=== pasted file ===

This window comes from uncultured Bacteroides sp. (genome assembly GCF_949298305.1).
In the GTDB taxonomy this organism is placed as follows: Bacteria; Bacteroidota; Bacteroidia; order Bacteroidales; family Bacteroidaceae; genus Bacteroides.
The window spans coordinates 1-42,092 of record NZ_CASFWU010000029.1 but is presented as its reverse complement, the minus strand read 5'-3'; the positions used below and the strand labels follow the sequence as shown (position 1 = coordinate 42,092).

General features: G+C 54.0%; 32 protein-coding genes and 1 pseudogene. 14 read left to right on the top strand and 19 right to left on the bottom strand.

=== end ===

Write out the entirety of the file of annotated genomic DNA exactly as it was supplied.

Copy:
This window comes from uncultured Bacteroides sp. (genome assembly GCF_949298305.1).
In the GTDB taxonomy this organism is placed as follows: Bacteria; Bacteroidota; Bacteroidia; order Bacteroidales; family Bacteroidaceae; genus Bacteroides.
The window spans coordinates 1-42,092 of record NZ_CASFWU010000029.1 but is presented as its reverse complement, the minus strand read 5'-3'; the positions used below and the strand labels follow the sequence as shown (position 1 = coordinate 42,092).

General features: G+C 54.0%; 32 protein-coding genes and 1 pseudogene. 14 read left to right on the top strand and 19 right to left on the bottom strand.